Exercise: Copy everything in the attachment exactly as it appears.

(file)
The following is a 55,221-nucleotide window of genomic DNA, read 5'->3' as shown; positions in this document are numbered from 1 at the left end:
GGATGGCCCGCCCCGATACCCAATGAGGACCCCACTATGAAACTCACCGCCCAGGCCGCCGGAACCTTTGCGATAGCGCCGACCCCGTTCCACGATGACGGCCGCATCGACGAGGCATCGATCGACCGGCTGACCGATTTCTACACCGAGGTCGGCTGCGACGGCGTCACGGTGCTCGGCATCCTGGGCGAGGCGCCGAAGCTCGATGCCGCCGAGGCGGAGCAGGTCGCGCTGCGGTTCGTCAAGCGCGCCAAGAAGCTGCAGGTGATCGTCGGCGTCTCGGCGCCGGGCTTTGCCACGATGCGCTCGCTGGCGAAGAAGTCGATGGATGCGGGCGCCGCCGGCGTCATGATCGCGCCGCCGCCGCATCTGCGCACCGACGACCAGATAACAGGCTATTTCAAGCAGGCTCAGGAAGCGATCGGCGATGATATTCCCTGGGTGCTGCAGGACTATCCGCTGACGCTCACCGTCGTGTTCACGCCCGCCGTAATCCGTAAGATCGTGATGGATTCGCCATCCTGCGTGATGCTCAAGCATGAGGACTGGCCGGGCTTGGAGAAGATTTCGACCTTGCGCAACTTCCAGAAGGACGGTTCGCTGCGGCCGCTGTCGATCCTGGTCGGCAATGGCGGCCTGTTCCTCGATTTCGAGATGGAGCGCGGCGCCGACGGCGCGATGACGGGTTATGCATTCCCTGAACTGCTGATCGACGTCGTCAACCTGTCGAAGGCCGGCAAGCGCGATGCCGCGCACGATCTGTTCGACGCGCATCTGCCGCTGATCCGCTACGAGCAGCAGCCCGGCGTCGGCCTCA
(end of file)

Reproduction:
The following is a 55,221-nucleotide window of genomic DNA, read 5'->3' as shown; positions in this document are numbered from 1 at the left end:
GGATGGCCCGCCCCGATACCCAATGAGGACCCCACTATGAAACTCACCGCCCAGGCCGCCGGAACCTTTGCGATAGCGCCGACCCCGTTCCACGATGACGGCCGCATCGACGAGGCATCGATCGACCGGCTGACCGATTTCTACACCGAGGTCGGCTGCGACGGCGTCACGGTGCTCGGCATCCTGGGCGAGGCGCCGAAGCTCGATGCCGCCGAGGCGGAGCAGGTCGCGCTGCGGTTCGTCAAGCGCGCCAAGAAGCTGCAGGTGATCGTCGGCGTCTCGGCGCCGGGCTTTGCCACGATGCGCTCGCTGGCGAAGAAGTCGATGGATGCGGGCGCCGCCGGCGTCATGATCGCGCCGCCGCCGCATCTGCGCACCGACGACCAGATAACAGGCTATTTCAAGCAGGCTCAGGAAGCGATCGGCGATGATATTCCCTGGGTGCTGCAGGACTATCCGCTGACGCTCACCGTCGTGTTCACGCCCGCCGTAATCCGTAAGATCGTGATGGATTCGCCATCCTGCGTGATGCTCAAGCATGAGGACTGGCCGGGCTTGGAGAAGATTTCGACCTTGCGCAACTTCCAGAAGGACGGTTCGCTGCGGCCGCTGTCGATCCTGGTCGGCAATGGCGGCCTGTTCCTCGATTTCGAGATGGAGCGCGGCGCCGACGGCGCGATGACGGGTTATGCATTCCCTGAACTGCTGATCGACGTCGTCAACCTGTCGAAGGCCGGCAAGCGCGATGCCGCGCACGATCTGTTCGACGCGCATCTGCCGCTGATCCGCTACGAGCAGCAGCCCGGCGTCGGCCTCA